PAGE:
In June, after two long, tiring months and hundreds of hours of wrenching and fabricating, we arrived at Summit Point with the same Thunderbird, this time sporting the world's first ghetto-carbed BMW M70 V12! After buying a non-running 1990 750il for $240 as a donor, I had crafted an intake manifold out of electrical conduit pipe and an Army surplus ammo can, bolted a Holley 600CFM 4 barrel to the top of it, and stuffed it all into the Thunderbird. Team photographer and pit wizard Ronman assisted me in the carb conversion and engine swap. The driveshaft was a three-piece combination of '90 BMW, '61Caddy, and '63 Thunderbird, and the distributors were $54 Ebay Jeep HEI-style units that I cut down. At the track Friday night before the race, while the engine was running smoothly and I was tuning the distributors, a funny screeching sound was heard, and bearings began shooting out of the water pump! I spent half of Friday night pulling it off, and Saturday morning we tried to locate one. The closest one we could find, after probably a hundred calls to parts stores and junkyards, was in a BMW warehouse in NY. No, they couldn't overnight it, and no, we couldn't come pick it up. By Saturday afternoon, the only option we could find was a Meziere universal electric pump---eight hours away at Summit Racing in Ohio. Once Ronman got back from his heroic overnight run in my truck to get it, and we realized it didn't have the outlet fittings we needed, the race was nearly over. After scrambling to adapt a 3/4" outlet into a 2" hose by layering rubber and duct tape, then doubling clamping it, I hit the track, five minutes prior to the checkered flag. As I finished the first lap, the hose popped off, and it started overheating. By the end of the second lap it had died, and the checkered flag was waving. After letting it cool for a few minutes, I was able to drive off the track. We won the "I Got Screwed" award for our hard luck that weekend.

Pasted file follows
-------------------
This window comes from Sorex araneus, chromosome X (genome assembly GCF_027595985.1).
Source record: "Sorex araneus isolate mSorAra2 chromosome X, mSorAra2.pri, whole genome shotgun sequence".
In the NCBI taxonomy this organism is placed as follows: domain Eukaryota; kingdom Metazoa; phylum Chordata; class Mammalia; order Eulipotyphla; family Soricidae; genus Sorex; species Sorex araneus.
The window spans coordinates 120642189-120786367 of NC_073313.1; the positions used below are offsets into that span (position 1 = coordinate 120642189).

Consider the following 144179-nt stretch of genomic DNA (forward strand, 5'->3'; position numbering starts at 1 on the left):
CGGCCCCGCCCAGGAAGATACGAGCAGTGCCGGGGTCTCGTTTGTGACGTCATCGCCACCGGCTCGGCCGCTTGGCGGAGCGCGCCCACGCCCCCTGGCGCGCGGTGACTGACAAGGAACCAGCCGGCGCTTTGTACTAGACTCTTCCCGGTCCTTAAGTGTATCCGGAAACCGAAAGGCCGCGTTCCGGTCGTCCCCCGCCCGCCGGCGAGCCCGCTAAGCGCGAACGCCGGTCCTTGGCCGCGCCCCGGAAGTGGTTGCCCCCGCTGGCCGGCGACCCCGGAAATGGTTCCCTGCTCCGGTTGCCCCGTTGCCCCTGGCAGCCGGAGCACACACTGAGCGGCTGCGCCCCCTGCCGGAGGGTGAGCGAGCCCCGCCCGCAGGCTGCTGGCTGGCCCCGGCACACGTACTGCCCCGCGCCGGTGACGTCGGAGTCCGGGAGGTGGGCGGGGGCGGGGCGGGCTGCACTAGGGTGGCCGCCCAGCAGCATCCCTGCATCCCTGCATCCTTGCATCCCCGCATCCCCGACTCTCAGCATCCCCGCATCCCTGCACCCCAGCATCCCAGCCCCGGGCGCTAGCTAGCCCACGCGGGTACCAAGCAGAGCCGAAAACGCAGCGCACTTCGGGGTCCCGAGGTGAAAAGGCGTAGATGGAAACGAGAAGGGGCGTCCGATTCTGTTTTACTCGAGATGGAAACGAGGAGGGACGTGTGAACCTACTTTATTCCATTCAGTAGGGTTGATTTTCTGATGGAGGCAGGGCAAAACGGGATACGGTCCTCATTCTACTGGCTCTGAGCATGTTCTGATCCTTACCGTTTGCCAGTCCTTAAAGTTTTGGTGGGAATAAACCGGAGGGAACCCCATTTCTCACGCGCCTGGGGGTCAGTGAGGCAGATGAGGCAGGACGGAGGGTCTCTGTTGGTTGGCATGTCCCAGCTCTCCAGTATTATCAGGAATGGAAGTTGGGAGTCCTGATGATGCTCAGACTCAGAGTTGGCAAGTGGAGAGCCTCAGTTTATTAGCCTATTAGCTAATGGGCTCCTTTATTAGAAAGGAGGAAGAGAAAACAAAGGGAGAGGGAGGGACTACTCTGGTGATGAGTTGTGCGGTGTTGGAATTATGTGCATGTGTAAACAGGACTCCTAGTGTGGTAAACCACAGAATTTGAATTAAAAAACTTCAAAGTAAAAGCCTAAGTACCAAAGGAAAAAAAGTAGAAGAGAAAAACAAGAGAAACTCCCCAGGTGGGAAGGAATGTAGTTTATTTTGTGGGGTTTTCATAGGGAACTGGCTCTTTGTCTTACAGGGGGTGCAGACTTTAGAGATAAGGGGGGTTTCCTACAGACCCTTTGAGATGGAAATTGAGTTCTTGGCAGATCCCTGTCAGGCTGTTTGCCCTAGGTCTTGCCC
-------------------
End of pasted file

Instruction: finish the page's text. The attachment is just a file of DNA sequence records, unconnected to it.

Our fourth I.O.E. attempt, we decided, would be our final outing for the '63 Thunderbird. If you can't get it done in cars as cool as ours in four tries, you're definately doing it wrong, and for us, three attempts in one particular car was two too many. Searching for an unusual diesel drivetrain a week before the race to keep our unlikely/nightmarish/last-minute build streak alive, I located a local craigslist ad for an '86 BMW 524TD with 316k miles, that hadn't been started in over a year. It was supposedly maintained to some degree (seller claimed oil changes every 6k, with only a 1 qt usage). It also seemed to have experienced enough problems that the owner parked it for over a year. He had replaced a camshaft that sheared, the turbo, the timing belt regularly (interference motor, hella expensive/rare head), and a few other things in the last 100k. The previous owner had supposedly had the trans rebuilt, which is probably true, considering it survived our WOT upshifts/downshifts every 15 seconds on the short track.